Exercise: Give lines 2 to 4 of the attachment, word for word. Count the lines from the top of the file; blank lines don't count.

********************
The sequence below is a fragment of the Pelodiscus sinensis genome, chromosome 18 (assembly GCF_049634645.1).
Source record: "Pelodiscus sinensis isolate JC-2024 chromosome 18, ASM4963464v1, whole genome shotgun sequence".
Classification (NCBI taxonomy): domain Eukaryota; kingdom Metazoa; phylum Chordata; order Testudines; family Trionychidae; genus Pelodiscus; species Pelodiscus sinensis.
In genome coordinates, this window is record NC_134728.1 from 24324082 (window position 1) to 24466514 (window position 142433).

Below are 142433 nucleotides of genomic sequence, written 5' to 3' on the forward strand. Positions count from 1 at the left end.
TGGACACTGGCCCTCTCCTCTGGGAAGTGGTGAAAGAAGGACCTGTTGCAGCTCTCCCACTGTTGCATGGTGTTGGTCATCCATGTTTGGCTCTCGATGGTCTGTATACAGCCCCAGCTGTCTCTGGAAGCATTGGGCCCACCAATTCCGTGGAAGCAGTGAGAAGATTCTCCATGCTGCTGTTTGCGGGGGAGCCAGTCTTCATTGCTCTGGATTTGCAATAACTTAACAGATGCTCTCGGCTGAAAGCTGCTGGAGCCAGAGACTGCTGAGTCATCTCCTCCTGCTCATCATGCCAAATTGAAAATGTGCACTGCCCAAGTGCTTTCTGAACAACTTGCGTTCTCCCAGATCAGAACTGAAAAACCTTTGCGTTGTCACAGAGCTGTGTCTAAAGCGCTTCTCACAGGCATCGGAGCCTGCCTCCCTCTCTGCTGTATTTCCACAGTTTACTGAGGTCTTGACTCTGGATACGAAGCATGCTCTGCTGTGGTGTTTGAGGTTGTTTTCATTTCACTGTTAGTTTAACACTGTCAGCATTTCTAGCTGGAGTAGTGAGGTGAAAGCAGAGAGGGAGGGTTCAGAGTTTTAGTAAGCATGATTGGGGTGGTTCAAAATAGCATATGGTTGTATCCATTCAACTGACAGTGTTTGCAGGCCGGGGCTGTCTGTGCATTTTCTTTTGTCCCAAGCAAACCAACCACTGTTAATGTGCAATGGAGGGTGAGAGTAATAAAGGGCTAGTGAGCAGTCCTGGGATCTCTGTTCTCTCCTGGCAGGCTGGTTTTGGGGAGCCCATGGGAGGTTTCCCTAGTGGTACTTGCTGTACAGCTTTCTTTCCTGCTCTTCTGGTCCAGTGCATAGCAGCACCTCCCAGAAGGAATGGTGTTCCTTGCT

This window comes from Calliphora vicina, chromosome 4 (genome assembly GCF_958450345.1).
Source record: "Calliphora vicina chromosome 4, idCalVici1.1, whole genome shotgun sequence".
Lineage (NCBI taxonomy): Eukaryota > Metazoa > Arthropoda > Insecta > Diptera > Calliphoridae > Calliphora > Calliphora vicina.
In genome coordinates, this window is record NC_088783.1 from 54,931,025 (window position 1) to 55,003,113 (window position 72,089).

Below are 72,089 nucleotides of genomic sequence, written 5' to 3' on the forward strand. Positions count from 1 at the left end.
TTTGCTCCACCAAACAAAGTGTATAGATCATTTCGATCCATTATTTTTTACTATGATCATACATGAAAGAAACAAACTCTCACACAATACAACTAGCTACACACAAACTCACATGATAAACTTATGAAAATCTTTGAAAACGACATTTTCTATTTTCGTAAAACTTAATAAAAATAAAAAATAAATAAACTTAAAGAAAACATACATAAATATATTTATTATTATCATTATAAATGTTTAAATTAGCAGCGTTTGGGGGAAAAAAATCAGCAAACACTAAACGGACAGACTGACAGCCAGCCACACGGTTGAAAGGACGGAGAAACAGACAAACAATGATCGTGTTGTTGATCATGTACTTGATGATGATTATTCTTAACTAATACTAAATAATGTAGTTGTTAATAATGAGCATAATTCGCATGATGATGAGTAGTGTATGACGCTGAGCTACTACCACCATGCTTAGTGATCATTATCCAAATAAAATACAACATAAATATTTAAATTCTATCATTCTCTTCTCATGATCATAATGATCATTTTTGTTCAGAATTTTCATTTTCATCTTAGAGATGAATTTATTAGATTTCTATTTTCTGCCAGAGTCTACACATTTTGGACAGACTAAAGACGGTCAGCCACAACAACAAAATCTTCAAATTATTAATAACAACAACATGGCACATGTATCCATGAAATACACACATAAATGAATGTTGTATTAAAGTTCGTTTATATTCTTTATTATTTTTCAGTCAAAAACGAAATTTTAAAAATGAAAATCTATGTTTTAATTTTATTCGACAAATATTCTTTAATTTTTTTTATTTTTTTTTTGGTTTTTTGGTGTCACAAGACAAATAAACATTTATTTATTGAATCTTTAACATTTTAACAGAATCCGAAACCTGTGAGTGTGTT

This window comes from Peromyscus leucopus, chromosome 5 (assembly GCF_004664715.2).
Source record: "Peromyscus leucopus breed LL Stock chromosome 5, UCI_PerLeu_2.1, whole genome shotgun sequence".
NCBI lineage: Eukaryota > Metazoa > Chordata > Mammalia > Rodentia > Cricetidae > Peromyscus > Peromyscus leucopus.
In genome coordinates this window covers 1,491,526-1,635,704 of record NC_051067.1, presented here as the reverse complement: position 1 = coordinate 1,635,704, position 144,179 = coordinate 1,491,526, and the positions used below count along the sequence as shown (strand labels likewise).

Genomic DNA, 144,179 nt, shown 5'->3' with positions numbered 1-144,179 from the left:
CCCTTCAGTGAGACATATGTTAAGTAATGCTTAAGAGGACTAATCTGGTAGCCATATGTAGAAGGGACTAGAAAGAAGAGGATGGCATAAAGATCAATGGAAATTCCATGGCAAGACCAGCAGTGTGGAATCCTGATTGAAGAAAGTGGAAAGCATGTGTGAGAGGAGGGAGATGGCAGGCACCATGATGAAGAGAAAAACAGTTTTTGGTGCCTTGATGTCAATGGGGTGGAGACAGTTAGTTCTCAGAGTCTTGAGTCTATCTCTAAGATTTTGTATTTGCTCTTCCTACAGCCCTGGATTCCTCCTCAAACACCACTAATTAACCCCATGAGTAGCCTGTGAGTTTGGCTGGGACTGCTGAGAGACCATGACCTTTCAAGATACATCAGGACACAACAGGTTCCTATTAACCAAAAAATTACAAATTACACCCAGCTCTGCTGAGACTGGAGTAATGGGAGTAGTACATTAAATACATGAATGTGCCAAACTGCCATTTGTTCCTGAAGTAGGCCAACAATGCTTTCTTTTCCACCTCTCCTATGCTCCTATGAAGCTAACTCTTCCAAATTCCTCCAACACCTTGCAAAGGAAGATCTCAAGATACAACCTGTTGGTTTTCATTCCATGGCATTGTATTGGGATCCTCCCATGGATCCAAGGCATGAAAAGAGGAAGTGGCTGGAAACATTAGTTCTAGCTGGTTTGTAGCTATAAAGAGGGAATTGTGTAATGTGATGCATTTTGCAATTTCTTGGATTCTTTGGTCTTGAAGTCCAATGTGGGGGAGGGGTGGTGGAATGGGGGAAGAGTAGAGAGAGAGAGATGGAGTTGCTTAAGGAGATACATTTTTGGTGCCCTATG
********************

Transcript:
Source record: "Pelodiscus sinensis isolate JC-2024 chromosome 18, ASM4963464v1, whole genome shotgun sequence".
Classification (NCBI taxonomy): domain Eukaryota; kingdom Metazoa; phylum Chordata; order Testudines; family Trionychidae; genus Pelodiscus; species Pelodiscus sinensis.
In genome coordinates, this window is record NC_134728.1 from 24324082 (window position 1) to 24466514 (window position 142433).